Eighteen months ago, a massive earthquake struck off the northeast coast of Japan. The tsunami it unleashed caused devastating damage whose effects are still being felt. But it could have been even worse. Instead, a mere three seconds after the earthquake struck, a sophisticated early warning system kicked in. The system then triggered a series of messages via TV and cell phone warning about the impending tsunami that came about nine minutes later — which, as a Time magazine reporter noted, “can be just enough time to take cover, drive a car to the side of the road, step back from getting on an elevator or stop medical surgery.”
Corporations should have early warning systems to detect emerging competitive threats that have long-term potential to affect their business. Just as seismologists used research to determine what to watch for and then distributed networks of sensors to identify the right signals, strategists can look back at past transformations to inform their own analyses.
Strategists need to understand how tomorrow’s industry could be structured. The work of two of the most important scholars in the field, Clayton Christensen and Richard N. Foster, suggests considering five questions:
1. How willing are customers to continue to pay for further improvements in performance that historically merited attractive price premiums?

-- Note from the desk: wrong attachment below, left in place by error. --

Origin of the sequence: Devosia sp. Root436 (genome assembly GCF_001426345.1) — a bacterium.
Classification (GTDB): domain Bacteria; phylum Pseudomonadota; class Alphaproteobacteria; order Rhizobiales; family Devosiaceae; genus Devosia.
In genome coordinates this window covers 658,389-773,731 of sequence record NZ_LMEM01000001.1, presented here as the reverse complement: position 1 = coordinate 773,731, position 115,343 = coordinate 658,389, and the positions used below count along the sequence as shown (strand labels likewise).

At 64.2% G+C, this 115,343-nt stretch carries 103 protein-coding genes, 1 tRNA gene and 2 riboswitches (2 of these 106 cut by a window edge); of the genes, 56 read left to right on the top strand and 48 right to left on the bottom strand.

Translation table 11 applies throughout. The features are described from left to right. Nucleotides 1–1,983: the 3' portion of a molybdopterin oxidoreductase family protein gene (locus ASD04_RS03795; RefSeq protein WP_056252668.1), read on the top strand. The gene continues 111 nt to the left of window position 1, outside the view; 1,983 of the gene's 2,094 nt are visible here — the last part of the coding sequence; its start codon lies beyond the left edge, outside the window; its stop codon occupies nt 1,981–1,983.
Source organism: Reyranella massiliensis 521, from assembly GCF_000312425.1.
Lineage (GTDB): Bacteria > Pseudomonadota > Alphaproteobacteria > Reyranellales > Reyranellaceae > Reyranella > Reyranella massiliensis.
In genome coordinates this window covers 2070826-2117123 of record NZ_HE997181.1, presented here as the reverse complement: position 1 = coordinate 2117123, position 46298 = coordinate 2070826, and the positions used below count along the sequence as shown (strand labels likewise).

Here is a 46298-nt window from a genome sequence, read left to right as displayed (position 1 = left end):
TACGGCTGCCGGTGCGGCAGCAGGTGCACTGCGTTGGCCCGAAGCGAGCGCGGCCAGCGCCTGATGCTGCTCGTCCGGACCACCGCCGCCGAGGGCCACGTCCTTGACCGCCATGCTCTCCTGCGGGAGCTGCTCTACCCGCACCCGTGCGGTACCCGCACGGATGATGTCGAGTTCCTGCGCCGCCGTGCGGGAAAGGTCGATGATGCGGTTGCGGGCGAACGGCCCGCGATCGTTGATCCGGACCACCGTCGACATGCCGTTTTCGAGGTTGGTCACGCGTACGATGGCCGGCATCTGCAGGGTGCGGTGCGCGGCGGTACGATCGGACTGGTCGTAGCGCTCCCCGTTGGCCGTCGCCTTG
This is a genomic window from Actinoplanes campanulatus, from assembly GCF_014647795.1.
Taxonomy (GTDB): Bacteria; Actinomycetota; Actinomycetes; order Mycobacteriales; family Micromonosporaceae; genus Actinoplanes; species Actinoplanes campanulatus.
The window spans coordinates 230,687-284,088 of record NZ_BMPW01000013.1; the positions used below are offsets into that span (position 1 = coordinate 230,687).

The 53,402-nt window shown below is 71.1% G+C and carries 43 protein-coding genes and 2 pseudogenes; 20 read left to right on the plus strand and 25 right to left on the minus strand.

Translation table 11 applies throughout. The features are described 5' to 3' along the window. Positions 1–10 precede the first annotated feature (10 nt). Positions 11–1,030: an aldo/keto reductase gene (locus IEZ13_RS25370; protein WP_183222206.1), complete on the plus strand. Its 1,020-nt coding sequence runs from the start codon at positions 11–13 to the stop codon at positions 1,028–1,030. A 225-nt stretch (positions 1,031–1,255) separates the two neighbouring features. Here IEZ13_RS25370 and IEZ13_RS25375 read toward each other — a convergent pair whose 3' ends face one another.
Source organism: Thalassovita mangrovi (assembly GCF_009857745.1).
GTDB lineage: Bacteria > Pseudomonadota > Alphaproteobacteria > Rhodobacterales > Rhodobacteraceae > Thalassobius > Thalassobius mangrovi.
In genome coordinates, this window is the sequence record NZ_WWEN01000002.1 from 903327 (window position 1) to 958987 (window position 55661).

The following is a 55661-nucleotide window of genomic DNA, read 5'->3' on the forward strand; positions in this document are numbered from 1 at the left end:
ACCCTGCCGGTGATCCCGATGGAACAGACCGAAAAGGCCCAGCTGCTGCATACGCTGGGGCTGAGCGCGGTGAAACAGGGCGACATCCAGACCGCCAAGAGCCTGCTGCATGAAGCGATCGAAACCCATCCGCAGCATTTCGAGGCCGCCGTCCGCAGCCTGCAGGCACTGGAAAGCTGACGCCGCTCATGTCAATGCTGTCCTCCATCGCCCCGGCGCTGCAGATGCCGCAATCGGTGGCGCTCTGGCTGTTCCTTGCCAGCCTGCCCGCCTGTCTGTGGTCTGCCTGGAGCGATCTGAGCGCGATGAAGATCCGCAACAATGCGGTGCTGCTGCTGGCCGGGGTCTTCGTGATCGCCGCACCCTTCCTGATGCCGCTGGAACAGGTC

One of the key tipping points in a market occurs when a company, in Christensen’s language, overshoots a given market tier by providing them performance that they can’t use. Your television remote control probably serves as a daily reminder of overshooting. Each of those buttons can do wonderful things, but would you pay extra monthly fees for yet another button? Probably not. When overshooting begins to set in, industries can change rapidly.
2. Are customer preferences and habits changing due to enabling technologies and/or changing social norms?
Companies often miss important shifts because they start not among mainstream customers, but at people at the fringes of the market. But remember, the quirky behavior that teenagers follow today (100 text messages an hour!) becomes mainstream just a few short years later.
Scott D. Anthony is managing director of Innosight Asia-Pacific.